Here’s something delicious to do with a few of your many many cucumbers this week: tzatziki! It will wow your friends and family and your only regret will be that you didn’t make double the recipe. This stuff goes fast.
Tzatziki is a classic Greek appetizer made from strained yogurt, cucumbers, garlic, and herbs, and similar dishes are made all over the Middle East and Mediterranean. It manages somehow to be both refreshing and substantial at the same time, which is exactly what I’m after these days. Heavy braises and long slow roasts make me sweat just thinking of them – but these hot sticky early summer days are tiring, and a girl needs some fuel! Enter tzatziki.
Here’s our version.
Our only caveat is that you need to plan ahead here. The recipe is straightforward and easy, but you’ll need to strain your yogurt, and salt and drain your cucumbers. And ideally you stick it in the fridge for a couple hours after you mix it up, to let the flavors blend. So it’s not something you can whip up at the last minute for a potluck or to accompany a Sunday dinner outside by the grill – although it would be right at home in either of those settings!
Frog Bottom Farm Tzatziki
1 quart yogurt (preferably full fat with no added stabilizers or sweeteners – just cultured milk; or, substitute 2 1/2 cups Greek yogurt and skip the yogurt straining step)
2 large cucumbers (or 3 picklers), peeled, seeded, and chopped (instructions below)
1 tablespoon salt
juice of one lemon
one clove garlic, chopped
1-2 tablespoons chopped fresh dill or mint or both
additional salt and pepper to taste
First, strain the yogurt. We use a nylon nut milk/sprouting bag like this, but you could also use coffee filters or cheesecloth. If using a nut milk bag, hang it into a large jar (a half gallon or one gallon jar works well) and secure with a rubber band. If using coffee filters, line a colander or large strainer with two coffee filters and set the colander/strainer inside a large bowl. Cheesecloth can be used either way. Carefully pour the yogurt in. Whichever method you use, you want to leave room for the whey to drain out of the yogurt, so be sure the bottom of your bag or filter isn’t touching the liquid as it drains out. Some whey will drain out immediately, but be patient; the longer you can wait, the creamier your tzatziki will be. You could probably use the yogurt after 45 minutes or so, but wait about two hours if you can. Or strain the yogurt the day before you make the tzatziki and store it in the fridge overnight. When we use a quart of Dannon All Natural Plain Yogurt, we end up with a little over two cups of thick strained yogurt and a little more than a cup and half of whey. We’ll try straining our own yogurt later this summer, and anticipate the ratio of yogurt to whey will be a bit different.
(Don’t pour that whey down the sink! It’s full of good healthy stuff including lots of Lactobacilli, which are said to be good for gut health and general immune health. It will last for about forever in the fridge. You can add it to a smoothie, use it in place of water or other liquids in baked goods, use it as a starter culture for all kinds of lactofermented fruits and vegetables and beverages, use it in soaked grains like overnight oats … most recently we’ve been using it in a our daily almost-no-knead bread and in a pickle recipe, which we’ll share here soon.)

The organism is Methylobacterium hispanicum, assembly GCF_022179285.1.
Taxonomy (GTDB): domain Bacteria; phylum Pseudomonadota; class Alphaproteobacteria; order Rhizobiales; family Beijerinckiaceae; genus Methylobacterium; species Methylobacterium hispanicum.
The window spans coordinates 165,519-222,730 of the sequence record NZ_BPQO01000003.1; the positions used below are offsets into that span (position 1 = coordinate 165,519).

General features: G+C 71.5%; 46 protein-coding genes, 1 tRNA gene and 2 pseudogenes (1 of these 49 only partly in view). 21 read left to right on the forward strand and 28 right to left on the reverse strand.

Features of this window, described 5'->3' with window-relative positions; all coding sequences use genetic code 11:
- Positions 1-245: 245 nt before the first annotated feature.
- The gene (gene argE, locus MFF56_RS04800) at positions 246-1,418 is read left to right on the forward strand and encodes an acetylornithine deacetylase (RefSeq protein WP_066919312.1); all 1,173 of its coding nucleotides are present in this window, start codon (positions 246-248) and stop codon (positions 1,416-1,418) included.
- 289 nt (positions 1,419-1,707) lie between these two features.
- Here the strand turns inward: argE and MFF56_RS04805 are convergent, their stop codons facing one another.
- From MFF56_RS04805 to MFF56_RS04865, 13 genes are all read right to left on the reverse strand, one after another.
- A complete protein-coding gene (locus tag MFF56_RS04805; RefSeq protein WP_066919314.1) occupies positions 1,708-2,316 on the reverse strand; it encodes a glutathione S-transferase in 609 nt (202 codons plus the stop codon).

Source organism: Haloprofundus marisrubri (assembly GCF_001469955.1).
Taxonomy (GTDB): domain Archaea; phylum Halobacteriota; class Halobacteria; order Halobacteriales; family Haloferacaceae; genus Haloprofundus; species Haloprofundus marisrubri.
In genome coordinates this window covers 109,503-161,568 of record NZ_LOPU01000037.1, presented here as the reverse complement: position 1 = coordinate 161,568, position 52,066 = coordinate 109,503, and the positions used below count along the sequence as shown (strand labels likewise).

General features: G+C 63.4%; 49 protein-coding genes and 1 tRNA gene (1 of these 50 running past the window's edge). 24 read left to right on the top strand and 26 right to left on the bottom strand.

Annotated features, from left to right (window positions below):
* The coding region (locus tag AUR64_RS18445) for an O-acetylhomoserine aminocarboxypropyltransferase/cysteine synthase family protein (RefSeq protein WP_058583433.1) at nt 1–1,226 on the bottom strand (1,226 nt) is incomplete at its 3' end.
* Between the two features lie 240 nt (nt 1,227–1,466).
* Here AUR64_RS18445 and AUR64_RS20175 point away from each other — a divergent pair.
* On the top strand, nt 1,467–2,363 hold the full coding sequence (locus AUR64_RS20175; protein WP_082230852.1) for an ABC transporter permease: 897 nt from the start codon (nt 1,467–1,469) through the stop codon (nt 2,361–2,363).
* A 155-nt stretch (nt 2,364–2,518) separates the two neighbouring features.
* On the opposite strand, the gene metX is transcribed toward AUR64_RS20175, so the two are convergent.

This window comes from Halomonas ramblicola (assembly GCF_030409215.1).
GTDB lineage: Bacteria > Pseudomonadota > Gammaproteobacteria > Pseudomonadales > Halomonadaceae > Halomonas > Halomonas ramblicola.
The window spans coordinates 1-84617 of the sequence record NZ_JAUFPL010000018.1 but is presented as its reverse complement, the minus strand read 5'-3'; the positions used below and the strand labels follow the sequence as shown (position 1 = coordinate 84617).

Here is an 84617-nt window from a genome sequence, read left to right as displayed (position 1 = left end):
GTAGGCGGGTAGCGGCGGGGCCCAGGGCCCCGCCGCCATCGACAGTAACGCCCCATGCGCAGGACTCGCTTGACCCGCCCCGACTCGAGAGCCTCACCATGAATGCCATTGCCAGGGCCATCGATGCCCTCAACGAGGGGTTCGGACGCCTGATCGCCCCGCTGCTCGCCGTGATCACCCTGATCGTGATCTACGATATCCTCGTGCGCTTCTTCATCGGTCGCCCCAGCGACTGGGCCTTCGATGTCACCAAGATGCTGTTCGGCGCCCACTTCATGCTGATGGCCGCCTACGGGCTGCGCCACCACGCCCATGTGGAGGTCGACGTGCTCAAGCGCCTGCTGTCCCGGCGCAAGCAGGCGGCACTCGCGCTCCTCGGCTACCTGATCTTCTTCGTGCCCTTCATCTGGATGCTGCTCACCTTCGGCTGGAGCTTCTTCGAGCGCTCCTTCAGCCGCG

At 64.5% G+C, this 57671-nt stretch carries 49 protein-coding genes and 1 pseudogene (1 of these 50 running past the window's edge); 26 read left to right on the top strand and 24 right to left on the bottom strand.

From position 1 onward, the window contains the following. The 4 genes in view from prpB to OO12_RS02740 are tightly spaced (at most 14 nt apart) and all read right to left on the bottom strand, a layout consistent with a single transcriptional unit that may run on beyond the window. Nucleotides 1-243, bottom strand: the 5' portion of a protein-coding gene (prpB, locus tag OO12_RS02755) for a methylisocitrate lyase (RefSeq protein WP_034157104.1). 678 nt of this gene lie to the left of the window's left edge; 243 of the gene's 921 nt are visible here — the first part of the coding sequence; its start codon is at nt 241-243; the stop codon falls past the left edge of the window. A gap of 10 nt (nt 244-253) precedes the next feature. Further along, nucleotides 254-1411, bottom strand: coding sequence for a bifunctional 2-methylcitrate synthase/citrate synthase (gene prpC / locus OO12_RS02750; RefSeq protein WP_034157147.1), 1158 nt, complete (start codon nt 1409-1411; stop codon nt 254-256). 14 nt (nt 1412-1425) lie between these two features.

Next, prepare the cucumbers. This process takes about 45 minutes, largely unattended. We pick our cucumbers quite young and of course never wax them, so we rarely peel or seed them for any recipes. However, tzatziki really does benefit from cucumbers that have had a lot of the liquid removed. First, peel the cucumbers. Then seed them. You can cut them in half lengthwise and run a spoon along the seeds, scooping them out. Or quarter them lengthwise and use a small paring knife to cut out the seeds. Next chop up the cucumbers and place them in a colander, place the colander in a large bowl, and sprinkle the cucumbers with about a tablespoon of salt. Toss. The salt will draw water of out of the cucumbers. Let them drain for about half an hour. Press to release any remaining water, and then pat them dry with a paper towel.
Now you’re ready to mix it all up! Put the strained yogurt in a large bowl. In a food processor, blend the cucumbers, the lemon juice, the garlic, the herbs, and a few grinds of black pepper until well blended. Add the cucumber mixture to the yogurt and stir to mix. Taste to see if you need additional salt; we don’t find it necessary.
Tzatziki tastes best if you put it in the fridge for a couple hours to allow the flavors to meld. But we won’t tell anyone if you dig in right away.
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Serving ideas: Use tzatziki as a dip for vegetables like carrots or cucumbers. Spread it on crackers or nice bread. Use it as a spread in a sandwich with other summer vegetables. Add it to falafel in a pita. It’s also a great side dish or dipping sauce for meats and fish.
(Photo of the finished tzatziki coming soon! We ate our last batch so fast we didn’t get a photo.)